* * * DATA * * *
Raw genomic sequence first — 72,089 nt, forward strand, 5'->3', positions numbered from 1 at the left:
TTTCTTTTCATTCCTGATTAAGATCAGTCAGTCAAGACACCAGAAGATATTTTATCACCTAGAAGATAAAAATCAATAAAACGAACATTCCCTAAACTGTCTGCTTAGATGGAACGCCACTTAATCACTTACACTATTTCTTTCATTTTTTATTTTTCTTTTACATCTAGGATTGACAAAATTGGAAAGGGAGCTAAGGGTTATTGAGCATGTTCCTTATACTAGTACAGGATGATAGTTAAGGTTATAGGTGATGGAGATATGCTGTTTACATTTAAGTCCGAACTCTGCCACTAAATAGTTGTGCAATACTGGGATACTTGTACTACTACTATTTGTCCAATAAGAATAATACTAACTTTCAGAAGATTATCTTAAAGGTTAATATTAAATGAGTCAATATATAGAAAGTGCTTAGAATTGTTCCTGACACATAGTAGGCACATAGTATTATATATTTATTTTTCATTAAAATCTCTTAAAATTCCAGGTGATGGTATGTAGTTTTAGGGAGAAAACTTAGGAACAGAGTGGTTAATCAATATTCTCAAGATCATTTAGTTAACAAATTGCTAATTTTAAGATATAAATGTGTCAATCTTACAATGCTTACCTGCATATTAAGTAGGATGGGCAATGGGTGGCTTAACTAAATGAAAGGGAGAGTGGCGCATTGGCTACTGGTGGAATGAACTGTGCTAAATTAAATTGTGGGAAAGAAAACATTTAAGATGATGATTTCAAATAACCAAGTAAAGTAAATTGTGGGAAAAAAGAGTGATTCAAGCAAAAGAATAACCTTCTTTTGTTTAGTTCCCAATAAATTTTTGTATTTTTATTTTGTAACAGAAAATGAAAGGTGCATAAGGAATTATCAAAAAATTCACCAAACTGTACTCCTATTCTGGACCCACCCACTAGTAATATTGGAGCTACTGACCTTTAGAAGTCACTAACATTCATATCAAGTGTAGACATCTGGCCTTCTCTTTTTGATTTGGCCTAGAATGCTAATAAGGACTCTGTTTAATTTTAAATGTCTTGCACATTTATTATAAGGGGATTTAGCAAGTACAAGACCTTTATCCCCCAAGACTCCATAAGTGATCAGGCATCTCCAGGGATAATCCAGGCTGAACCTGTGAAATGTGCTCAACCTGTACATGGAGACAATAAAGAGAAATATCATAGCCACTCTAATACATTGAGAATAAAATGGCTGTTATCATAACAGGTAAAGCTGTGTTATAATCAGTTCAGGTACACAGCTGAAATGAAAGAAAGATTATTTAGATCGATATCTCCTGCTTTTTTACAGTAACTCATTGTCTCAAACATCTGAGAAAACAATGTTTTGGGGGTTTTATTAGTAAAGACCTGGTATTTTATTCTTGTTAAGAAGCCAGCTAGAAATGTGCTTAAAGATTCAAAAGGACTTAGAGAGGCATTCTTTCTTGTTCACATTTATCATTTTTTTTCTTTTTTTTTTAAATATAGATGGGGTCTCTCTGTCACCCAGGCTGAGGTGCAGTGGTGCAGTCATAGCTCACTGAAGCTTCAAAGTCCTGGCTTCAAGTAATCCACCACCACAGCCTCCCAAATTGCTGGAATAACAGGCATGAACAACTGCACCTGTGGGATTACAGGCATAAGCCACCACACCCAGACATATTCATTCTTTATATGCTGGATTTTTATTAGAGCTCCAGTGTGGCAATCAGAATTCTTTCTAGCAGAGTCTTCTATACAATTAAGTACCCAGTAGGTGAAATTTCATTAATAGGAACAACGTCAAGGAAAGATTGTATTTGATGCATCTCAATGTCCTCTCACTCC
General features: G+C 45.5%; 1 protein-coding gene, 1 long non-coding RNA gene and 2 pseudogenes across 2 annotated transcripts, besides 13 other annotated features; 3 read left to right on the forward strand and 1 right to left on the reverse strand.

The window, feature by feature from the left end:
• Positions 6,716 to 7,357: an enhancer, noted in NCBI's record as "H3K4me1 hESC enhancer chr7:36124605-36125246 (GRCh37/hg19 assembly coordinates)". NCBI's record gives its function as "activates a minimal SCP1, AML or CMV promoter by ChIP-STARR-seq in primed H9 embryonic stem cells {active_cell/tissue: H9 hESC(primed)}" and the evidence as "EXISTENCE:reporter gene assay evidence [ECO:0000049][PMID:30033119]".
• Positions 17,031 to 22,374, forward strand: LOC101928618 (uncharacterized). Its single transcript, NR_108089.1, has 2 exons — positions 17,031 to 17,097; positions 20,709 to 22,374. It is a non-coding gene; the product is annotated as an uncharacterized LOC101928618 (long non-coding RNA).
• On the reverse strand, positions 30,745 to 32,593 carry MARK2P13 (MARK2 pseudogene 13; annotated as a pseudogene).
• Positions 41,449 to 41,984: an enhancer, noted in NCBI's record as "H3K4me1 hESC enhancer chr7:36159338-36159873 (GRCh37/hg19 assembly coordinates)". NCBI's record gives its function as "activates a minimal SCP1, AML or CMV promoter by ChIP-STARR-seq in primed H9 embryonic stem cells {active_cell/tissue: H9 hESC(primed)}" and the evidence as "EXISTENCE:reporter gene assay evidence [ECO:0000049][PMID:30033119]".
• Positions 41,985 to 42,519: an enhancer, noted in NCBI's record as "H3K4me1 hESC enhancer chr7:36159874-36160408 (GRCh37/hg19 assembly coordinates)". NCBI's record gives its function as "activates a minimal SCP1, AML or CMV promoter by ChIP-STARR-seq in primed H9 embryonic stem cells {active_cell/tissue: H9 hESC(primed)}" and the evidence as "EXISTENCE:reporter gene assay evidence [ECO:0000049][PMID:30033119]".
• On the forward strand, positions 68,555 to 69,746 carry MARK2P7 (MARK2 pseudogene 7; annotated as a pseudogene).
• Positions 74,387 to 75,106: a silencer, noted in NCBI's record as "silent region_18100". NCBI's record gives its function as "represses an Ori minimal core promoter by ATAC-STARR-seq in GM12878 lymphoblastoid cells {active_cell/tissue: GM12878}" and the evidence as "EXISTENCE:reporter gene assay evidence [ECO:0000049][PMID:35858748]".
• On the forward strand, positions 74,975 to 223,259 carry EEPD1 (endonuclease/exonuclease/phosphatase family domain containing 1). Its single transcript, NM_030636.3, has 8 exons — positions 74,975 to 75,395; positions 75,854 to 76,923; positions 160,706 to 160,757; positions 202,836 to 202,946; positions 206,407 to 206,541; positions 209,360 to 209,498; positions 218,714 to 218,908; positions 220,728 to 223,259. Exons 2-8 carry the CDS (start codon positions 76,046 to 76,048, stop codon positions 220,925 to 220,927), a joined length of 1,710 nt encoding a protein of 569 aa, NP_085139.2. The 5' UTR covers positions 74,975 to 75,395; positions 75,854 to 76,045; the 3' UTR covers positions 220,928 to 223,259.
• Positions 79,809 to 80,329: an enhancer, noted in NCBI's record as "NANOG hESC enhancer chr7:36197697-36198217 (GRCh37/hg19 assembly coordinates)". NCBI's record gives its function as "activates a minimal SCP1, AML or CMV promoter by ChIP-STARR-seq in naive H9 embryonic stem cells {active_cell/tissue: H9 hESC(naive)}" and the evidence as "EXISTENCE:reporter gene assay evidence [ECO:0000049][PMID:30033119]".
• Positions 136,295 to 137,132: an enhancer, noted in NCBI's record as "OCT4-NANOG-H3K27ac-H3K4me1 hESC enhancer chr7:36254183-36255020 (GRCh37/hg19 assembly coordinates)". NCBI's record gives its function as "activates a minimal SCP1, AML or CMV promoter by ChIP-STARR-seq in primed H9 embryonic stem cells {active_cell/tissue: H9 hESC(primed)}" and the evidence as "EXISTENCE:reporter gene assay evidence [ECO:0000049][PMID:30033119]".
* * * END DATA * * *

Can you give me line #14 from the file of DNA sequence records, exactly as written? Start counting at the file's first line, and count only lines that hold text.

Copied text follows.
• Positions 136,295 to 137,132: an enhancer, noted in NCBI's record as "OCT4-NANOG-H3K27ac-H3K4me1 hESC enhancer chr7:36254183-36255020 (GRCh37/hg19 assembly coordinates)". NCBI's record gives its function as "activates a minimal SCP1, AML or CMV promoter by ChIP-STARR-seq in primed H9 embryonic stem cells {active_cell/tissue: H9 hESC(primed)}" and the evidence as "EXISTENCE:reporter gene assay evidence [ECO:0000049][PMID:30033119]".